Openness as Strategy: Leading Open Knowledge Communities

The following is a guest blog post from Prof. Philipp Mueller about his talk on Openness as Strategy at the Open Knowledge Conference, June, 30th & July 1st 2011 in Berlin. We live in a world where information and communication technologies have confronted us with new logics of collective action that allow new forms of […]

Opening up data on the European parliament

The following guest post is from Niels Erik Kaaber Rasmussen, Founder of ItsYourParliament.eu and member of the OKF’s Working Groups on EU Open Data and Open Government Data. Most people are unaware that the political parties they know from their national parliaments behave differently in an European context. Two Danish parties for example belong to […]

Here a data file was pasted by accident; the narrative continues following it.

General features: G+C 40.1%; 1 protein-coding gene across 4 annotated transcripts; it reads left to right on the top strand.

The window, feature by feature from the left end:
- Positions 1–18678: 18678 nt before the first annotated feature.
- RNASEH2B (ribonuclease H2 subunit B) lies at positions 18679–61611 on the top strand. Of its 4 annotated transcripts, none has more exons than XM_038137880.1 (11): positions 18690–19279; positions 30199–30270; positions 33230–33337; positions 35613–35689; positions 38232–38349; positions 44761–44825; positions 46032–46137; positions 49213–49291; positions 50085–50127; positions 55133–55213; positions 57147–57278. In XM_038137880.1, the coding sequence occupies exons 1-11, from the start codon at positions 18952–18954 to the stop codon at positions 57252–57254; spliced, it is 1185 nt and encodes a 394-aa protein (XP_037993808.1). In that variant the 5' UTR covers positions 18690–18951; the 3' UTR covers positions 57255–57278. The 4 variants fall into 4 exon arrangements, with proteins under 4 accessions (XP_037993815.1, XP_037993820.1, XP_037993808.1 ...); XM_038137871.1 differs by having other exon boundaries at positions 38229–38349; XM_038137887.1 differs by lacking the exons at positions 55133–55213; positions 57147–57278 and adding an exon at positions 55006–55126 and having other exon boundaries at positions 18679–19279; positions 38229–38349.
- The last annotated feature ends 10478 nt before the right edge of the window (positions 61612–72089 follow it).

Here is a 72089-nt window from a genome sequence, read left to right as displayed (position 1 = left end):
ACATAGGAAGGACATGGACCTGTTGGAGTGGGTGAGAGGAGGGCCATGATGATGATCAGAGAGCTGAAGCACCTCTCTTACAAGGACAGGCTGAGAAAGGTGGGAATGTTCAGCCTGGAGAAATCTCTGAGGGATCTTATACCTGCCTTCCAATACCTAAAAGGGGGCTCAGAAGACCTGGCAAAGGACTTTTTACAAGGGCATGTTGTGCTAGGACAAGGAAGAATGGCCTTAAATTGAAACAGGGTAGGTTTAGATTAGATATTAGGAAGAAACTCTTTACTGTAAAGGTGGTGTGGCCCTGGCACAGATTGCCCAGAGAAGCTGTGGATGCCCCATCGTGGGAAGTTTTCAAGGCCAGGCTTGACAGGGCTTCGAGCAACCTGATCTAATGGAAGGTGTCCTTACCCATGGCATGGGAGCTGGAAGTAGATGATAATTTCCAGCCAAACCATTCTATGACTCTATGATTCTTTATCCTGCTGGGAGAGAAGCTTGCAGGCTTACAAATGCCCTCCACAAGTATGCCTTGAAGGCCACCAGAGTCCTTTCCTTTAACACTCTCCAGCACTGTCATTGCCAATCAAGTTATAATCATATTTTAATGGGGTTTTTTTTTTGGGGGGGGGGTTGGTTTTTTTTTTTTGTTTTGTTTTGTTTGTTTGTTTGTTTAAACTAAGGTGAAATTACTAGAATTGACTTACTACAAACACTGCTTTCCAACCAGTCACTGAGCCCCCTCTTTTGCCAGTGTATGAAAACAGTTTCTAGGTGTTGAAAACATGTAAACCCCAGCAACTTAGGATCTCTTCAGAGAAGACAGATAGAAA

One week left for early bird tickets for OKCon

There is only one week left to get early bird tickets for OKCon, so please hurry if you want to make use of this offer! Early bird applications will close on June 1st. OKCon 2011 in Berlin will include keynotes, panel discussions and workshops on topics ranging from open data’s role in democracy and culture, […]

OKCon 2011: Travel Bursaries & Early Bird Tickets Available

OKCon 2011 is now just over one month away. Registration is ongoing at so you can still book your tickets online here. Early bird prices will be available until 1st June 2011 only, so book early! The official deadline for submissions has passed (but if you’ve missed it – please contact us and we will […]

As coder is for code, X is for data